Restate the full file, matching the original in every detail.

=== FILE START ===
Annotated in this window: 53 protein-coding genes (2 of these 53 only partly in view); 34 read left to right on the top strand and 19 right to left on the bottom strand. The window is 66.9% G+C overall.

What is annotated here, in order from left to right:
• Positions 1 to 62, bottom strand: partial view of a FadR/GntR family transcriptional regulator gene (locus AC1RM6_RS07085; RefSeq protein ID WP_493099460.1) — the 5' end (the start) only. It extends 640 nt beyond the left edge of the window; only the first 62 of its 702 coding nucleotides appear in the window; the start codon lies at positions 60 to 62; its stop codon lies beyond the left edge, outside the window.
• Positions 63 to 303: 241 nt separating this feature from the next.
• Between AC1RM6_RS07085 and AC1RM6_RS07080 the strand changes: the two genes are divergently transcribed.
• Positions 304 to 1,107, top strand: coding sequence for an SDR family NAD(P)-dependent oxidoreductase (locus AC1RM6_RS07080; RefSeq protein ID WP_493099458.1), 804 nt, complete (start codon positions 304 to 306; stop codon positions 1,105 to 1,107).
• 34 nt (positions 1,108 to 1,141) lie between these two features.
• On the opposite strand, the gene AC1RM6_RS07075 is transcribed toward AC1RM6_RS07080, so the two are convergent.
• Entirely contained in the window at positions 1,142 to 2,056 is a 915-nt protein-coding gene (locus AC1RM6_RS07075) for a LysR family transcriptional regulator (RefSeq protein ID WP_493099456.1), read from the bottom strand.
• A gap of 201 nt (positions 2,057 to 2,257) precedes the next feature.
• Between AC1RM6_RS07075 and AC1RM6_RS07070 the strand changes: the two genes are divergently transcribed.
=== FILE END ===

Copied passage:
Annotated in this window: 53 protein-coding genes (2 of these 53 only partly in view); 34 read left to right on the top strand and 19 right to left on the bottom strand. The window is 66.9% G+C overall.

What is annotated here, in order from left to right:
• Positions 1 to 62, bottom strand: partial view of a FadR/GntR family transcriptional regulator gene (locus AC1RM6_RS07085; RefSeq protein ID WP_493099460.1) — the 5' end (the start) only. It extends 640 nt beyond the left edge of the window; only the first 62 of its 702 coding nucleotides appear in the window; the start codon lies at positions 60 to 62; its stop codon lies beyond the left edge, outside the window.
• Positions 63 to 303: 241 nt separating this feature from the next.
• Between AC1RM6_RS07085 and AC1RM6_RS07080 the strand changes: the two genes are divergently transcribed.
• Positions 304 to 1,107, top strand: coding sequence for an SDR family NAD(P)-dependent oxidoreductase (locus AC1RM6_RS07080; RefSeq protein ID WP_493099458.1), 804 nt, complete (start codon positions 304 to 306; stop codon positions 1,105 to 1,107).
• 34 nt (positions 1,108 to 1,141) lie between these two features.
• On the opposite strand, the gene AC1RM6_RS07075 is transcribed toward AC1RM6_RS07080, so the two are convergent.
• Entirely contained in the window at positions 1,142 to 2,056 is a 915-nt protein-coding gene (locus AC1RM6_RS07075) for a LysR family transcriptional regulator (RefSeq protein ID WP_493099456.1), read from the bottom strand.
• A gap of 201 nt (positions 2,057 to 2,257) precedes the next feature.
• Between AC1RM6_RS07075 and AC1RM6_RS07070 the strand changes: the two genes are divergently transcribed.